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Struggling to Gain Momentum: Why Jimmy Rollins’ Hall of Fame Bid is Stalling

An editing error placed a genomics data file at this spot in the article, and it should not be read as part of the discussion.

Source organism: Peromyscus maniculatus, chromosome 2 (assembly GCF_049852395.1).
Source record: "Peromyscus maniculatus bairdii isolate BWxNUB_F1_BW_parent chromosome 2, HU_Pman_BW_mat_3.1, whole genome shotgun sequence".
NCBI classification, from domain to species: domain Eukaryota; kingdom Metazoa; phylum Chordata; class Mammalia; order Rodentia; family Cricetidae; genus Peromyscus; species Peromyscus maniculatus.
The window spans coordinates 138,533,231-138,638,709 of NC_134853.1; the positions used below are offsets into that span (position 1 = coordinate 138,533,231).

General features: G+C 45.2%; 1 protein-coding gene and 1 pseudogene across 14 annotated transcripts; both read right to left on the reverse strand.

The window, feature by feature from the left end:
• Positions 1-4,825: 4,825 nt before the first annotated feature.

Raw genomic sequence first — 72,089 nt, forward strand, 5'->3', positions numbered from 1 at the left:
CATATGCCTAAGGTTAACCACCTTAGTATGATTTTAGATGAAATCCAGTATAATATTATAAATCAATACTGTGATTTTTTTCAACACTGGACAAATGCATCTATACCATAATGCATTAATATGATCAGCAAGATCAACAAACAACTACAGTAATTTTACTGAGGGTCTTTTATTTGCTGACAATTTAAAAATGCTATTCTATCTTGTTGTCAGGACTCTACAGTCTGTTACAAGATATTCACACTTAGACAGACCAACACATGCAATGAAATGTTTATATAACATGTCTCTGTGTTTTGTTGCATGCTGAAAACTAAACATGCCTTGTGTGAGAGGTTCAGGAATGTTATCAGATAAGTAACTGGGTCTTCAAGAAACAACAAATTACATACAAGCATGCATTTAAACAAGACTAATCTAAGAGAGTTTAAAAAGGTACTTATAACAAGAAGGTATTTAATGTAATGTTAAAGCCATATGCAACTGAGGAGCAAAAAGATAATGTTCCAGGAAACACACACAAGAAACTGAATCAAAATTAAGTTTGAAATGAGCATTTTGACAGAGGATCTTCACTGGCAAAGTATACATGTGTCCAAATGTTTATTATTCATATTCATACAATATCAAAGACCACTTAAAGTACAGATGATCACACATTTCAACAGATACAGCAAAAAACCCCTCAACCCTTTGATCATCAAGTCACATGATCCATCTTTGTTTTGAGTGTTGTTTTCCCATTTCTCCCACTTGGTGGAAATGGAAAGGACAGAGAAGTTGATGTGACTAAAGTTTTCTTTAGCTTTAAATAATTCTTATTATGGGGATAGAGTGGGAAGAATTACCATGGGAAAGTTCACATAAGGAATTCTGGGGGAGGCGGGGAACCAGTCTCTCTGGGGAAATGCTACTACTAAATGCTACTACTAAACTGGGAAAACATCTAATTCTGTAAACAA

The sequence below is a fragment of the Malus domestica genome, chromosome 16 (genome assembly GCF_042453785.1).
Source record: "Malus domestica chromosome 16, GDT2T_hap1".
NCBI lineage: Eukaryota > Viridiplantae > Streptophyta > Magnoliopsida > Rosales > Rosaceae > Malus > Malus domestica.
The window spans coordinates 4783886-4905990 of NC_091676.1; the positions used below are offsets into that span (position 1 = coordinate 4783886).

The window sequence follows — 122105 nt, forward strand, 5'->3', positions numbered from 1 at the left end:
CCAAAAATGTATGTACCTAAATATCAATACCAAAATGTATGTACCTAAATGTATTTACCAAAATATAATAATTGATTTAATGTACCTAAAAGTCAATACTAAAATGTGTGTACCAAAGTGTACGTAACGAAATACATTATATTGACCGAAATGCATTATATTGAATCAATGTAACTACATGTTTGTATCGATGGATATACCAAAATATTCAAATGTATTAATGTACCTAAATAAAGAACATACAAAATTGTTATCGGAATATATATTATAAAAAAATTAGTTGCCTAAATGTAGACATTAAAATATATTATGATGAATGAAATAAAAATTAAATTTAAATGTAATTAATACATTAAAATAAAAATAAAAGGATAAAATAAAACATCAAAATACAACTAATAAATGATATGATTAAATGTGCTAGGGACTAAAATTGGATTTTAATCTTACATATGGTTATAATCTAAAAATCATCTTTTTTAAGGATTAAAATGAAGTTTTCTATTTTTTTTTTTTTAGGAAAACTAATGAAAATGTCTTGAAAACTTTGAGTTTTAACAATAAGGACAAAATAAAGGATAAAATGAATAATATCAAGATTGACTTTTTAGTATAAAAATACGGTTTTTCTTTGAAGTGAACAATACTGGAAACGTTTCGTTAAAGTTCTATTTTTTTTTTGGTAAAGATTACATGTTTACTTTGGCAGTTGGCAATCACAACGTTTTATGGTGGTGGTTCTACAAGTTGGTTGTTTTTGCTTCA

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Jimmy Rollins has the most hits in Phillies history. (Matt A. Brown/Icon Sportswire) Locally, there is a feeling from many that it’s a matter of when, not if Philadelphia Phillies icon Jimmy Rollins is elected to the Baseball Hall of Fame. A majority of voters, though, don’t seem to share that perspective. At the time of publication, 31.8% of ballots have been made public and are accounted for thanks to the tremendous work down by Ryan Thibodaux’s team. Rollins has received votes on 13.9% of ballots. That’s enough where he isn’t in danger of falling below the 5% threshold needed to remain on the ballot, but hardly a sign for Rollins that in his third year of eligibility he’s gaining momentum towards the 75% needed for election. Let’s start with this: As much as their two careers were intertwined on the Phillies and briefly with the Los Angeles Dodgers, Rollins and long-time double play partner Chase Utley are not a package deal. Utley, appearing on the ballot for the first time in 2024, currently has garnered votes from 42.6% of voters. Utley really does seem to be a case of when, not if in regards to the Hall of Fame. This isn’t going to be a debate about whether Rollins or Utley was the better player, because frankly it’s not relevant right now. While voters are limited to checking 10 names per ballot, this isn’t such a crowded group of names that voters who would like to vote for Rollins are unable to because they instead are picking Utley and nine others. So why isn’t Rollins gaining steam? There are some back-of-the-baseball-card — or in today’s world, top-of-the-Baseball-Reference-page — marks that Rollins is on par with some Hall of Famers with. He’s the all-time leader in hits for the Phillies, a franchise that began play in 1883. Proponents of Rollins’ Cooperstown case often point out that he finished his career with 2,455 hits, more than Hall of Famer Barry Larkin’s 2,340. However, if you keep pulling on that thread a bit, comparing Rollins to Larkin looks less and less like a good strategy to make the former’s case. Both Rollins and Larkin were players who spent the overwhelming majority of their careers with an NL franchise — Larkin played all 19 years of his career with the Cincinnati Reds — won an MVP and won a World Series. Rollins won four Gold Glove Awards, as opposed to three from Larkin. But the rest of Larkin’s resume trumps Rollins, and probably not by a little. Take all these honors selected by flawed humans with a grain of salt, but Rollins was a three-time All-Star, as opposed to Larkin being a 12-time All-Star. Rollins won one Silver Slugger Award in 2007, as opposed to nine from Larkin. There are some back-of-the-baseball-card stats that Rollins tops Larkin in, such as the aforementioned career hits, home runs — 231 to 198 — and stolen bases, 470 to 379. However, there are others that aren’t even close. Larkin had nine seasons where he hit .300 or better, nine more than Rollins. Larkin finished his career with a .295 batting average, 31 points higher than Rollins’ .264 mark. Larkin had a .371 career on-base percentage, 47 points higher than Rollins at .324. When you get into some of the more advanced stats, Larkin continues to have a significant edge. In terms of OPS, Larkin finished with an .815 mark and Rollins was at .743. OPS+, which adjusts for ballparks, has Larkin at a 116 career mark and Rollins at 95. And then there are the three most used analytical numbers in Hall of Fame evaluations, WAR, WAR 7 and JAWS. At this stage, most have a general understanding of what WAR represents, even if the exact calculations vary per site and are relatively complicated. WAR 7 is a player’s seven peak WAR totals — they don’t have to be consecutive — added up to get an idea of how great a player was at their peak. And JAWS is a metric created by Jay Jaffe that divides career WAR by WAR 7 and uses it to compare candidates to those who have been inducted into the Hall of Fame at their respective position. In terms of Baseball Reference‘s WAR calculation, Larkin is a 70.5, as opposed to 47.6 from Rollins. Larkin has a 43.3 WAR 7, as opposed to 32.7 from Rollins. And Larkin has a 56.9 JAWS, as opposed to 40.1 from Rollins. The conclusion you are left with after doing 15 minutes of research is this: those screaming from the rooftops that if Larkin is in Rollins has to be as well aren’t helping the case of the Phillies legend. If anything, they are hurting it. Of course, there’s no reason Larkin and Rollins can’t both be Hall of Famers just because one has superior numbers to the others. If that was the case, Larkin wouldn’t be in the Hall of Fame, because his numbers aren’t as good as Cal Ripken Jr.’s. There would be one new electee to the Hall of Fame about every five years if you used that standard. The thing is, Rollins’ advanced numbers don’t compare favorably to the average Hall of Famer at the position either. And again, they aren’t that close. Rollins has a 47.6 WAR, while the average Hall of Fame shortstop is at 67.7. Rollins has a 32.7 WAR 7, while the average Hall of Fame shortstop is at 43.2. Rollins has a 40.1 JAWS, while the average Hall of Fame shortstop is at 55.4. In terms of career WAR, Rollins’ career is more in line with Troy Tulowitzki and Nomar Garciaparra, two players who had better peaks than him but not enough luck staying healthy to mount serious Hall of Fame cases. Among shortstops, Rollins is 43rd in MLB history in WAR 7, slightly behind Miguel Tejada, Hanley Ramirez and Andrelton Simmons, all excellent players who won’t be in Cooperstown. And as far as JAWS, Rollins is at 40.1, the exact same mark as Marcus Semien, a tremendous active player who probably won’t be a Hall of Famer after his career ends. These three advanced metrics aren’t the be-all-end-all. Yadier Molina, for example, has some shortcomings in them relative to Hall of Fame catchers. But Molina is one of the inner-circle defensive catchers of all time. He won nine Gold Glove Awards, four Platinum Glove Awards and is third all-time in defensive runs saved (a stat that goes back to 2003) at 184. Rollins was an elite defender at his peak, but he’s 35th all time in terms of DRS at 50. He doesn’t have 3,000 hits. There really isn’t that one area where Rollins stands out relative to other Hall of Fame candidates that would allow him to overcome some other shortcomings in his case. The problem with these discussions is if you think someone comes up short, it seems like you’re dissing their entire body of work. That’s not the case here — Rollins is one of the seven greatest players in Phillies history, and from here, deserves to have his No. 11 retired by the franchise regardless of whether he’s ever elected to the Hall of Fame or not. Heck, back in November of 2020, Phillies Nation did an entire month looking back at what Rollins did during his 15 seasons in red pinstripes. But it’s OK to believe someone is an all-time great for an individual franchise, but not quite a Hall of Famer. Who knows, maybe Rollins will have a meteoric rise up the Hall of Fame ballot like his former teammate Scott Rolen did. But right now, he’s on track to remain on the Cooperstown ballot for all 10 years without ever getting to 75%.